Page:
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All authors contributed to developing the research question, analysis, and interpretation of the study findings. BA wrote the first draft of the manuscript. All authors read and approved the final manuscript.

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Correspondence to Beatrice Amboko.

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Ethical approval for the surveys was provided by the Kenyatta National Hospital/University of Nairobi-Ethics and Research Committee (KNH-ERC/R/108). Informed written consent was obtained for all participating patients and health workers.

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The authors declare that they have no competing interests.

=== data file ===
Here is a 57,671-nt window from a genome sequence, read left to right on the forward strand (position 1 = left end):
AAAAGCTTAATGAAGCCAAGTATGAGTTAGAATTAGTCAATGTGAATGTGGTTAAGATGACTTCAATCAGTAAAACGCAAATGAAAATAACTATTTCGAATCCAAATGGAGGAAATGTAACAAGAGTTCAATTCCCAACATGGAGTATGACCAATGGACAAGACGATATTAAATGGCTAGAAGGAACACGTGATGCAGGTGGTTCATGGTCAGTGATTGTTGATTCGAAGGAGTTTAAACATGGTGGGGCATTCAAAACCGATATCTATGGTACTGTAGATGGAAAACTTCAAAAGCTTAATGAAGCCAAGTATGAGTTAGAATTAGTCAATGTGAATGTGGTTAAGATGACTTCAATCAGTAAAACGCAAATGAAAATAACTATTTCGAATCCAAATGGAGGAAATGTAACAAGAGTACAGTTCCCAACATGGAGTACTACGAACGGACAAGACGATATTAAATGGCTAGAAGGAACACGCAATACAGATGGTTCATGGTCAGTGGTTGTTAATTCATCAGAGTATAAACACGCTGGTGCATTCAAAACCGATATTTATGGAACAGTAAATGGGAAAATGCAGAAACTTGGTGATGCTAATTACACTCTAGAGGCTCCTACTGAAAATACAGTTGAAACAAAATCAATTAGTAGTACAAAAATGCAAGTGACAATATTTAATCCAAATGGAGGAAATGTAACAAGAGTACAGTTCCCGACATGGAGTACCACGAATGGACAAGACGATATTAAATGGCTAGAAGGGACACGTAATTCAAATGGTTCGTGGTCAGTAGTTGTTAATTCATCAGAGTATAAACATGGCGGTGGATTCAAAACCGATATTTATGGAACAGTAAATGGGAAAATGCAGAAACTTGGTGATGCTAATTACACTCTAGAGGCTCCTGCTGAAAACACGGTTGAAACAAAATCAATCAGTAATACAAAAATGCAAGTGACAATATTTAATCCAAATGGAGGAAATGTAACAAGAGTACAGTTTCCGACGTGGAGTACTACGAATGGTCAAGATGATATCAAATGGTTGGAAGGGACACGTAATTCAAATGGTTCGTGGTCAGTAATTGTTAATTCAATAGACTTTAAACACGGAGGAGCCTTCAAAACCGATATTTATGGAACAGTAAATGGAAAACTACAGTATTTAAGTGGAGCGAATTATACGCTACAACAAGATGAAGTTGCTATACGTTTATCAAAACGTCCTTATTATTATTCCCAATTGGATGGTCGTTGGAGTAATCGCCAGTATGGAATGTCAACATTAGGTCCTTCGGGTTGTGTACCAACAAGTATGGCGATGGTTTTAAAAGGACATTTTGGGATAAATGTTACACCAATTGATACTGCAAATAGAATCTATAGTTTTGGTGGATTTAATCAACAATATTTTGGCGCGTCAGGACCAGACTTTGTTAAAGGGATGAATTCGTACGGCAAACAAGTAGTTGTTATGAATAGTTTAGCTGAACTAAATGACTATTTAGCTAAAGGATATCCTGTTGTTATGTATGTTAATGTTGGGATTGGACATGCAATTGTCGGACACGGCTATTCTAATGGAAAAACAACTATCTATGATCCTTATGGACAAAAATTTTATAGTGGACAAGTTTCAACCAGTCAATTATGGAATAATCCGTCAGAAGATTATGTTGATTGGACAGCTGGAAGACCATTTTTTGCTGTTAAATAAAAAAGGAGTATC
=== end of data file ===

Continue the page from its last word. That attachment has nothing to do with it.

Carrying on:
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Supplementary Information

Additional file 1

. Univariable analysis of factors associated with compliance with malaria testing of febrile patients, 2014–2016.

Additional file 2

. Univariable analysis of factors associated with compliance with no antimalarial for test negative patients, 2014–2016.

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Amboko, B., Stepniewska, K., Machini, B. et al. Factors influencing health workers’ compliance with outpatient malaria ‘test and treat’ guidelines during the plateauing performance phase in Kenya, 2014–2016. Malar J 21, 68 (2022).